The exhibition delivers an overview of the remarkable career of Alberto Giacometti, a peculiar artist who has marked the world of modern art.
By Sarah Duchêne – Anglo American University
From Paris to Prague for the very first time ever, an impressive exhibition of Alberto Giacometti is taking place at the National Gallery Prague until the 1st of December. In collaboration with the Foundation Giacometti, more than 170 works trace the history of the artist including not only his sculptures but also paintings and drawings.
Through this chronological exhibition, viewers will discover his earliest works, and then follow his progress in Paris after his encounter with the Surrealists there. The outstanding number of works also reveals the artist’s polymath and perseverance.
Since his early childhood, Giacometti (born 1901 in Switzerland) was raised in art by his father, Giovanni Giacometti, who was an Impressionist painter. While most children play with toys at this age, Alberto made his first sculpture at the age of 13. He also made many Neo-Impressionist paintings in his youth. In 1922, he moved to the City of Lights to study at the Académie de la Grande Chaumière where his sculptures revealed his new interest in Cubism.
His entry into André Breton’s Surrealist circle was the turning point in his career. After this, Giacometti gained attention for one of his most famous sculptures from this time, Suspended Ball (1930-31). This floating ball on a crescent locked in a cage was described by Salvador Dali as the prototype for “an object with a symbolic function.” This unusual sculpture mixes dream and eroticism, and it is one of the centerpieces of the current exhibit in Prague.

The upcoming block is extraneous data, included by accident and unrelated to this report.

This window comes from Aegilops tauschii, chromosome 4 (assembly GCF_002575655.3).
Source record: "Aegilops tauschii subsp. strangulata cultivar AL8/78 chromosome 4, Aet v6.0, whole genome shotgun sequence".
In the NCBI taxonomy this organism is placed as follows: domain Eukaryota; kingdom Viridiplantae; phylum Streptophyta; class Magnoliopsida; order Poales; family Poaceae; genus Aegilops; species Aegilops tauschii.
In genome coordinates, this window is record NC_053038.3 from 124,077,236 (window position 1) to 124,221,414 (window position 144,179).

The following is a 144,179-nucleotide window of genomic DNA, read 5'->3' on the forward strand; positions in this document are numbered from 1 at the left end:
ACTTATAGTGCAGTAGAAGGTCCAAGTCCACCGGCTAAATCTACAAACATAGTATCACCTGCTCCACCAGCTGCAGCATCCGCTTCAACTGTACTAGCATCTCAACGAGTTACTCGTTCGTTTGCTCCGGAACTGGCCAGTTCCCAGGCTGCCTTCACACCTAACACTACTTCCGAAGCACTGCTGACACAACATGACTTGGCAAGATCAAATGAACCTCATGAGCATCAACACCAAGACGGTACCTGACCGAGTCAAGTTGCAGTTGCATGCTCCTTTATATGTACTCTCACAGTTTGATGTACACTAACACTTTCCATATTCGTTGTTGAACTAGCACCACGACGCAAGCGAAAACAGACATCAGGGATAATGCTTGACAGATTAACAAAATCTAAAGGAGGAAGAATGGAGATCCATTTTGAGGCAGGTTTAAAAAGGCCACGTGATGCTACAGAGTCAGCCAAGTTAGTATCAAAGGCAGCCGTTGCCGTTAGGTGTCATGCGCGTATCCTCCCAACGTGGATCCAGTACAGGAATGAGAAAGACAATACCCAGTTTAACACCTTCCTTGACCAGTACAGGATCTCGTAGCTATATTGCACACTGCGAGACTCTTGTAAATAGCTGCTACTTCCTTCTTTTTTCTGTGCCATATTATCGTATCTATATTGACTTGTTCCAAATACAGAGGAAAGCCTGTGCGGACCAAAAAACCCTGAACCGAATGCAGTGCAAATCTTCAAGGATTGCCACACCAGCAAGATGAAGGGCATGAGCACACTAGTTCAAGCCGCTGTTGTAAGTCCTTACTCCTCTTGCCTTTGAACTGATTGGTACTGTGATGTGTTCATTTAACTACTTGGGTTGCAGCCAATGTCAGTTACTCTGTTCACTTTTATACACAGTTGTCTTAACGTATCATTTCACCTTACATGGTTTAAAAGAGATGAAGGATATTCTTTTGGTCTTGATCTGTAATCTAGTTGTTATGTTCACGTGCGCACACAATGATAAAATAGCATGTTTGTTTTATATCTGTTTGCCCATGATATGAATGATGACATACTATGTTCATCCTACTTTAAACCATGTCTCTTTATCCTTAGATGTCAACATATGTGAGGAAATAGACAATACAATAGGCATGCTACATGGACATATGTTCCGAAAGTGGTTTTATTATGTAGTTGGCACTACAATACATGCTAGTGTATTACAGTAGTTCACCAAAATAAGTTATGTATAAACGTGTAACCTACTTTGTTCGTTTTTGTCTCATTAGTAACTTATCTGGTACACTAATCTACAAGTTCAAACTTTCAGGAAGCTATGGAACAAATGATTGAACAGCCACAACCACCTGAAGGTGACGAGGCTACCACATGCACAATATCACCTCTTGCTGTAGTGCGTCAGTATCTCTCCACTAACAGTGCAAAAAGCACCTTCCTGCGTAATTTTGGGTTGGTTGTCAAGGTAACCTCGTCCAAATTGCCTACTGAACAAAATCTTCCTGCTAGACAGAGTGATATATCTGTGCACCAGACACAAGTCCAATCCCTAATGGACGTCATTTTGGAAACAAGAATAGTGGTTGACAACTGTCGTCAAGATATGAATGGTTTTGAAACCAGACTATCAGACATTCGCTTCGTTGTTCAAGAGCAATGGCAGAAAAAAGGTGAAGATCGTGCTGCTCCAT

Giacometti’s Surrealist phase ended a few years later. He became more concerned with the question of the human head and the model’s gaze, and less interested in movement. For him, the mystery of the human head became the seat of a human being from his perspective.
For models, he mostly used his younger brother Diego, or close friends only. His fascination with the head also appeared in many drawings and paintings. At this point, his shift from Surrealism seemed to be philosophical, as an Existentialist more focused on the human being. Jean-Paul Sartre even wrote essays about Giacometti’s art and his question of perception.
Besides the head, the size of the sculptures remains a special trait of Giacometti’s art. His early works were sometimes so tiny that they fell apart. One of his most famous tiny sculptures is the figure of Isabelle Delmer, one of his close friends, placed on a pedestal. The fact that they are so tiny reflected the distance he instituted between him and his models.
Giacometti once said, “But wanting to create from memory what I had seen, to my terror the sculptures became smaller and smaller.” His sculptures changed after World War II when he started to create the taller and highly slender figures that he is most famous for today.
Alberto Giacometti was not a typical artist; he lived only for his art. He had an unusual determination, a passion for his sculptures to the point that he almost lived in his studio. It looked like a mess; it was tiny and dark, but he liked it that way. To carefully look over his many sculptures, paintings and drawings is the only way to understand, or maybe not, the career of one the most influential artists of his century.
For more information about the exhibition, see the website for the National Gallery Prague.